Facts Matter: With elections looming, watch out for fake news
As the 2020 primary and general elections draw closer, Americans should be wary of hoaxes, lies and smear efforts falsely propagated as news on the internet and in other media, two veteran journalists cautioned.
Senior Deputy Managing Editor Diane Dungey and Deputy Managing Editor Pete Nenni spoke about the dangers of so-called fake news Wednesday in a community forum at Forest View Educational Center in Arlington Heights.
"Fake news is heading into overdrive," Nenni told the audience of about 70 people. "You're really going to be called on to be more discriminating in the things you read and hear."
The discussion was the latest in the Facts Matter series presented by the Daily Herald and Northwest Suburban High School District 214.
Although it's become one of President Donald Trump's catchphrases, "fake news" is a term that dates to the 1890s, Dungey said. Back then, it was used to describe false information sent to newspapers for publication.
Today, a lot of fake news appears on social media. Facebook and Twitter have taken steps to combat fake news, Dungey and Nenni said, but false reports and digitally manipulated photos still appear. Political lies and disinformation also show up in campaign flyers, mailings designed to look like official government communications and websites that look like reputable journalistic outlets.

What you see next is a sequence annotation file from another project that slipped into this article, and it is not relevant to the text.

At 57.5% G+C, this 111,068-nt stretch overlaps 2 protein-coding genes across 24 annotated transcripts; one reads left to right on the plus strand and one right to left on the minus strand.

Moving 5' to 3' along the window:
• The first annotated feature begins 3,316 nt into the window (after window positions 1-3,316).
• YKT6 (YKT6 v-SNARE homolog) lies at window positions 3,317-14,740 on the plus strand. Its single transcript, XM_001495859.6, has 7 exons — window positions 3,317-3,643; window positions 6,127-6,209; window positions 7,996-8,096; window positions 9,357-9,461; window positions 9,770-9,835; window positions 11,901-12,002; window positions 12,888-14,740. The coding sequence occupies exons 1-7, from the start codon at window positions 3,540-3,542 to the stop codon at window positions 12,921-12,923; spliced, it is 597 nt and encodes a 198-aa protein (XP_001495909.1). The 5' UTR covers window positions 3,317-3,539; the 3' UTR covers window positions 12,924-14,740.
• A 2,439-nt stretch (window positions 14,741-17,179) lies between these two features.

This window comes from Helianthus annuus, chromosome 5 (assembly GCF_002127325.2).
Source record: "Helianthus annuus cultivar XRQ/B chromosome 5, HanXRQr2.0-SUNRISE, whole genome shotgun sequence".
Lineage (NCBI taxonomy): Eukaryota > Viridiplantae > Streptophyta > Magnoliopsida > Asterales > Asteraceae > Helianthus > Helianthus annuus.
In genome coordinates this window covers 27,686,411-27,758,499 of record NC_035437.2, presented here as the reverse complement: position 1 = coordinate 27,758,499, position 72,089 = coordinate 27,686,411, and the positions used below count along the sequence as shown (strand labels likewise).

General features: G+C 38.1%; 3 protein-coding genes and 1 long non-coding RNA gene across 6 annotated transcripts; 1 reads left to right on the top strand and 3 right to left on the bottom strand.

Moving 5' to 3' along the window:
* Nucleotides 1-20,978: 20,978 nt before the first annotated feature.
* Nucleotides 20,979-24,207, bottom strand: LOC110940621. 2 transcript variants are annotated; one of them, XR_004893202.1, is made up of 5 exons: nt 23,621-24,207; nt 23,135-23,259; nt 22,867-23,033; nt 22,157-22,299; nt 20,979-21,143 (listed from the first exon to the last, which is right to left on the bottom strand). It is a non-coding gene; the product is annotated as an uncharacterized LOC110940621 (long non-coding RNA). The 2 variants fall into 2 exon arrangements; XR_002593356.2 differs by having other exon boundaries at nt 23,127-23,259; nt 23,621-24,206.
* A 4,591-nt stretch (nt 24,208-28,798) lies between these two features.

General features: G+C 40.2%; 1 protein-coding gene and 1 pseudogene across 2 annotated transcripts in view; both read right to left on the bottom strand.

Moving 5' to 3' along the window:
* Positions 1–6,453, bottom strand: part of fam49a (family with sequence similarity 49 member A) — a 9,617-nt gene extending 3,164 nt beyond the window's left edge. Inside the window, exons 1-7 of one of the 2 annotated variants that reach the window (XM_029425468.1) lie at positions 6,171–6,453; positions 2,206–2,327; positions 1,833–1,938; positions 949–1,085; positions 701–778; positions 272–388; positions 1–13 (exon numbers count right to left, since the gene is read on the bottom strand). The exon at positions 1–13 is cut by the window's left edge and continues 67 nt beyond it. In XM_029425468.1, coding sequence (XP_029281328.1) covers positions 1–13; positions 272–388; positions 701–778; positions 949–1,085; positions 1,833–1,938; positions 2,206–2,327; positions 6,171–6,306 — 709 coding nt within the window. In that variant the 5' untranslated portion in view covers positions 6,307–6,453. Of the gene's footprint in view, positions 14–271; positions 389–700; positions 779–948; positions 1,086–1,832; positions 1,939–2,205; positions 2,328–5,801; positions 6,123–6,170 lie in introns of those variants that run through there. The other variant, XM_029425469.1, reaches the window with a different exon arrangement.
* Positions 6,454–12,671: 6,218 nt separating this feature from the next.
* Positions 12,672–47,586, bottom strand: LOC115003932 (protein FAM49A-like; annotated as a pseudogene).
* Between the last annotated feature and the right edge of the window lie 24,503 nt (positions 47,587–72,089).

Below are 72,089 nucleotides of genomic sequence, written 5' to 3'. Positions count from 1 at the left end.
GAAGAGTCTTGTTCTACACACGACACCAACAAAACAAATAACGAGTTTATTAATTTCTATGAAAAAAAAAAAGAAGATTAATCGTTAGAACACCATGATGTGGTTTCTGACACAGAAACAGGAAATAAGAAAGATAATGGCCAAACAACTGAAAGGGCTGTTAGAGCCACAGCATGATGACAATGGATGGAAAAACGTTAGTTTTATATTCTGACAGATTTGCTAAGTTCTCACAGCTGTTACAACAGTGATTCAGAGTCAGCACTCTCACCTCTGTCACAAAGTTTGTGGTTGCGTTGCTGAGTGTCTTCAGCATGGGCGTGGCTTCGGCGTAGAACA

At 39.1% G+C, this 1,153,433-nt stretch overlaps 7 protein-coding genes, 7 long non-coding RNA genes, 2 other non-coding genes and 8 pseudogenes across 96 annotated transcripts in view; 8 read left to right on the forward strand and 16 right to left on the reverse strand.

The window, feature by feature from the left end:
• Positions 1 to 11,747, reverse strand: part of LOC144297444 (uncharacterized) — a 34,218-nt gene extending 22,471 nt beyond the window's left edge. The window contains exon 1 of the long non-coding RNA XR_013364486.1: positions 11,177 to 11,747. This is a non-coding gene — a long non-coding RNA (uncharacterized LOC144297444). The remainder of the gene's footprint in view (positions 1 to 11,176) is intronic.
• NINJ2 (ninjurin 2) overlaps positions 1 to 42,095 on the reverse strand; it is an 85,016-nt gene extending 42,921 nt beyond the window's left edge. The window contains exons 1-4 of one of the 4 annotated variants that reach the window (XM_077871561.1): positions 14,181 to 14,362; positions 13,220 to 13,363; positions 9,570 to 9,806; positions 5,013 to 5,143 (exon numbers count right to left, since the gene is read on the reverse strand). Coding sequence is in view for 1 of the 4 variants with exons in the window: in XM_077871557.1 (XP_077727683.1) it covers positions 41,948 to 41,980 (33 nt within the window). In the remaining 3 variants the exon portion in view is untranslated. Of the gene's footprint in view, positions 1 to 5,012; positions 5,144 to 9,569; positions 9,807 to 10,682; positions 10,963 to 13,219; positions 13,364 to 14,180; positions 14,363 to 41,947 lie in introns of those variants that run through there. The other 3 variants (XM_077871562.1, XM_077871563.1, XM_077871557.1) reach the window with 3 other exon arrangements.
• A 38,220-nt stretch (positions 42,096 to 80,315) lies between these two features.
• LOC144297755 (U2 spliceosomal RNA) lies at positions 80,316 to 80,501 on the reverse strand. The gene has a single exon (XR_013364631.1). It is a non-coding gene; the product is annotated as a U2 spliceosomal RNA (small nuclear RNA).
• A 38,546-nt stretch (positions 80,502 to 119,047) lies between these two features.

People spread fake news to change political outcomes, gain fame and make money, among other reasons. Creating chaos often is a motive, Dungey said.
"Some people, that's their whole goal," she said.
People often fall for fake news when they seek out content that caters to their points of view, Nenni said.
"And that's where we get into trouble," he said.
Dungey and Nenni told the audience how to spot lies and bias in the media. If a story makes you angry, that's a big clue it might be fake, Nenni said.
Stories without bylines are less likely to be legitimate, too, as are stories with sources that don't check out.
Dungey and Nenni recommended some reliable websites people can visit to confirm or deny the veracity of questionable media reports. Politifact.com and opensecrets.org are good ones, they said.
Audience members asked questions and shared their opinions throughout the 90-minute discussion.
One person suggested newspapers should do more to differentiate between news and opinions pieces. Another asked if editors look for biased language in articles submitted by The Associated Press or other news services. Nenni insisted they do.
"That is part of the (editing) process," he said.
The final Facts Matter session is called "Editing for Politics" and is set for 7 p.m. Nov. 6 at Forest View, 2121 S. Goebbert Road.
The presentation is free and open to the public. Attendees should register online at bit.ly/DHFactsMatter2019 or by calling (847) 718-7700.